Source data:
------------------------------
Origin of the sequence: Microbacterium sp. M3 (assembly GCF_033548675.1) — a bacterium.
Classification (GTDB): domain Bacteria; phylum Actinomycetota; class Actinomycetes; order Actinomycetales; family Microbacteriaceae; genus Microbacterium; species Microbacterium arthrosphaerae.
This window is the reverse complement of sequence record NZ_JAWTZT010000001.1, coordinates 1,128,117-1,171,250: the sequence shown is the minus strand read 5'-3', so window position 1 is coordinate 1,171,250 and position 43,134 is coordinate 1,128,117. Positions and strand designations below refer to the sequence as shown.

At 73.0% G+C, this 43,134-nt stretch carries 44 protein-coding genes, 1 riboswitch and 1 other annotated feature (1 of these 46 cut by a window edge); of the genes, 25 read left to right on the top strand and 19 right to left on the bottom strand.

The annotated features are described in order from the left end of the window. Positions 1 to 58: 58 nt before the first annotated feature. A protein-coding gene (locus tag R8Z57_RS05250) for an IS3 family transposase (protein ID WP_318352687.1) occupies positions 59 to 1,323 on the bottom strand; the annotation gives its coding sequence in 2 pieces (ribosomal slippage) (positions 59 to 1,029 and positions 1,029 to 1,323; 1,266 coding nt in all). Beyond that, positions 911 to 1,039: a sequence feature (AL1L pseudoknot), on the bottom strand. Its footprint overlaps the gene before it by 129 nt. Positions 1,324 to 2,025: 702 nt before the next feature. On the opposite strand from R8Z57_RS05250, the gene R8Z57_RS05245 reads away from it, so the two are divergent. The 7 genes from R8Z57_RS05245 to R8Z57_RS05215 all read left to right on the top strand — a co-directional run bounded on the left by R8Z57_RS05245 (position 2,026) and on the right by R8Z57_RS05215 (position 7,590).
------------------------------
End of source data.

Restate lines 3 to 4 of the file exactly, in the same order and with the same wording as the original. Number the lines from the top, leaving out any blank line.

This window is the reverse complement of sequence record NZ_JAWTZT010000001.1, coordinates 1,128,117-1,171,250: the sequence shown is the minus strand read 5'-3', so window position 1 is coordinate 1,171,250 and position 43,134 is coordinate 1,128,117. Positions and strand designations below refer to the sequence as shown.

At 73.0% G+C, this 43,134-nt stretch carries 44 protein-coding genes, 1 riboswitch and 1 other annotated feature (1 of these 46 cut by a window edge); of the genes, 25 read left to right on the top strand and 19 right to left on the bottom strand.